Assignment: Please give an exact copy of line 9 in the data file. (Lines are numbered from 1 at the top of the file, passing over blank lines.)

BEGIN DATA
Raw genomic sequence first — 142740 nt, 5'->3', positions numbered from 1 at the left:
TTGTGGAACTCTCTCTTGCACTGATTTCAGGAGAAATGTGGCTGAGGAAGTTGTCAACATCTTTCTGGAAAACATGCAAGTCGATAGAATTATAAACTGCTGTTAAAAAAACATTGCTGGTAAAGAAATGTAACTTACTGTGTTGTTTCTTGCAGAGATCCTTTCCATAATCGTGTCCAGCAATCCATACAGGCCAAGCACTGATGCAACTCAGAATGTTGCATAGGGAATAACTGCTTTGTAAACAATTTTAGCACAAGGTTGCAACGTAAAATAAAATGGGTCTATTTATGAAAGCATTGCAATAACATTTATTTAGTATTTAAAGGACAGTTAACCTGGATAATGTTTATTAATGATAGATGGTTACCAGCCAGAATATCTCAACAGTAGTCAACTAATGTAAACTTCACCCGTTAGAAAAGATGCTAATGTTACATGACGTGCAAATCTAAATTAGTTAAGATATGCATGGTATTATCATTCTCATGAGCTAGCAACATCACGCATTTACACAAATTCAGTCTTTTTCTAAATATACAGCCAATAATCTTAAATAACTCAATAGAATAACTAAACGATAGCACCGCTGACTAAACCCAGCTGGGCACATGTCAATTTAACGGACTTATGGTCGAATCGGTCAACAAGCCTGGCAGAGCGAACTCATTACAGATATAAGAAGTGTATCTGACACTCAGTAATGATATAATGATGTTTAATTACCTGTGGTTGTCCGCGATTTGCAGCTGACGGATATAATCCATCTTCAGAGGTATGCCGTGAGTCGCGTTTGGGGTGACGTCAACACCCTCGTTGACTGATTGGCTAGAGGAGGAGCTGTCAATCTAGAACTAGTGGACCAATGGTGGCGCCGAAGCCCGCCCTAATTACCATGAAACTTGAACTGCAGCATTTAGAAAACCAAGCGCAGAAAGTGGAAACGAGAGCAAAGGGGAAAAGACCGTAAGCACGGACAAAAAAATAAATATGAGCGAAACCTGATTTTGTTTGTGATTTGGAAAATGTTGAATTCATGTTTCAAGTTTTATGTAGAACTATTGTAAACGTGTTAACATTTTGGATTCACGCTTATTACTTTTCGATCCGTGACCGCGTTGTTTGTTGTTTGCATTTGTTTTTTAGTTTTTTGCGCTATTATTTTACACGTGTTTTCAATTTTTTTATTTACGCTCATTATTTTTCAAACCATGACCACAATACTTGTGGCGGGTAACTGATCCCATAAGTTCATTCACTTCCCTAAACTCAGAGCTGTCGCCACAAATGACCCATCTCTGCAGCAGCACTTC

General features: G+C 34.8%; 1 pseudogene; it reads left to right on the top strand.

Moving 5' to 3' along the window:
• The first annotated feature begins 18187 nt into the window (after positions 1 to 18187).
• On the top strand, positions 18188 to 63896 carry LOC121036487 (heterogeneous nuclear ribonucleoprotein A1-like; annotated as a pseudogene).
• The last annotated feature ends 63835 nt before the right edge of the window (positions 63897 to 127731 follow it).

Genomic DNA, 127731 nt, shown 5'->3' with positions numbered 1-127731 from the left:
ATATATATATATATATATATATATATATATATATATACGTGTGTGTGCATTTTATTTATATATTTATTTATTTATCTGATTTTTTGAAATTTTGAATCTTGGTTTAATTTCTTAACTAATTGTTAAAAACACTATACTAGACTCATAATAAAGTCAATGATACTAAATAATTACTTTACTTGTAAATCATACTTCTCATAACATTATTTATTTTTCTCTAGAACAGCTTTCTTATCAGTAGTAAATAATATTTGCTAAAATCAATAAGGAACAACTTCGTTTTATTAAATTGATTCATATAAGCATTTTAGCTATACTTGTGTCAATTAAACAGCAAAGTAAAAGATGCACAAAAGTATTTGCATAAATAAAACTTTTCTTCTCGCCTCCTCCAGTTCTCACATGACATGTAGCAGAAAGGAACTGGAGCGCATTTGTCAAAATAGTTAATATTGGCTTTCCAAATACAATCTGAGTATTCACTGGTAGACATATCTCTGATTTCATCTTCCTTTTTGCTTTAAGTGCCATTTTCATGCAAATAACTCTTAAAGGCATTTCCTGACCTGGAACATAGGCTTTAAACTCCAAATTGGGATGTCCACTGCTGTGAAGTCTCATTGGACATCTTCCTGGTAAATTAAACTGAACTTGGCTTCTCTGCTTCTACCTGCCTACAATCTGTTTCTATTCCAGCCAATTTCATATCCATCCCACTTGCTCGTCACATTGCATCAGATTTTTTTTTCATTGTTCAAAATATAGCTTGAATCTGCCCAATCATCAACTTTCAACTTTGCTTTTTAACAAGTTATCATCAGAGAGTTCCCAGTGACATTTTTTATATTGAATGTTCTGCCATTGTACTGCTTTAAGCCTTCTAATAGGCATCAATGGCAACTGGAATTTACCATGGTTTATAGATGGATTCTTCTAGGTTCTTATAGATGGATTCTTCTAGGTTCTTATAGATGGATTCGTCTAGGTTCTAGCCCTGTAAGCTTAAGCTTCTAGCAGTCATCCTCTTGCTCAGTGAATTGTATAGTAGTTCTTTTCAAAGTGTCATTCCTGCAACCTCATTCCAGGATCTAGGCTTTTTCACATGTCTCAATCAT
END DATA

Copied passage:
ATATATATATATATATATATATATATATATATATATACGTGTGTGTGCATTTTATTTATATATTTATTTATTTATCTGATTTTTTGAAATTTTGAATCTTGGTTTAATTTCTTAACTAATTGTTAAAAACACTATACTAGACTCATAATAAAGTCAATGATACTAAATAATTACTTTACTTGTAAATCATACTTCTCATAACATTATTTATTTTTCTCTAGAACAGCTTTCTTATCAGTAGTAAATAATATTTGCTAAAATCAATAAGGAACAACTTCGTTTTATTAAATTGATTCATATAAGCATTTTAGCTATACTTGTGTCAATTAAACAGCAAAGTAAAAGATGCACAAAAGTATTTGCATAAATAAAACTTTTCTTCTCGCCTCCTCCAGTTCTCACATGACATGTAGCAGAAAGGAACTGGAGCGCATTTGTCAAAATAGTTAATATTGGCTTTCCAAATACAATCTGAGTATTCACTGGTAGACATATCTCTGATTTCATCTTCCTTTTTGCTTTAAGTGCCATTTTCATGCAAATAACTCTTAAAGGCATTTCCTGACCTGGAACATAGGCTTTAAACTCCAAATTGGGATGTCCACTGCTGTGAAGTCTCATTGGACATCTTCCTGGTAAATTAAACTGAACTTGGCTTCTCTGCTTCTACCTGCCTACAATCTGTTTCTATTCCAGCCAATTTCATATCCATCCCACTTGCTCGTCACATTGCATCAGATTTTTTTTTCATTGTTCAAAATATAGCTTGAATCTGCCCAATCATCAACTTTCAACTTTGCTTTTTAACAAGTTATCATCAGAGAGTTCCCAGTGACATTTTTTATATTGAATGTTCTGCCATTGTACTGCTTTAAGCCTTCTAATAGGCATCAATGGCAACTGGAATTTACCATGGTTTATAGATGGATTCTTCTAGGTTCTTATAGATGGATTCTTCTAGGTTCTTATAGATGGATTCGTCTAGGTTCTAGCCCTGTAAGCTTAAGCTTCTAGCAGTCATCCTCTTGCTCAGTGAATTGTATAGTAGTTCTTTTCAAAGTGTCATTCCTGCAACCTCATTCCAGGATCTAGGCTTTTTCACATGTCTCAATCAT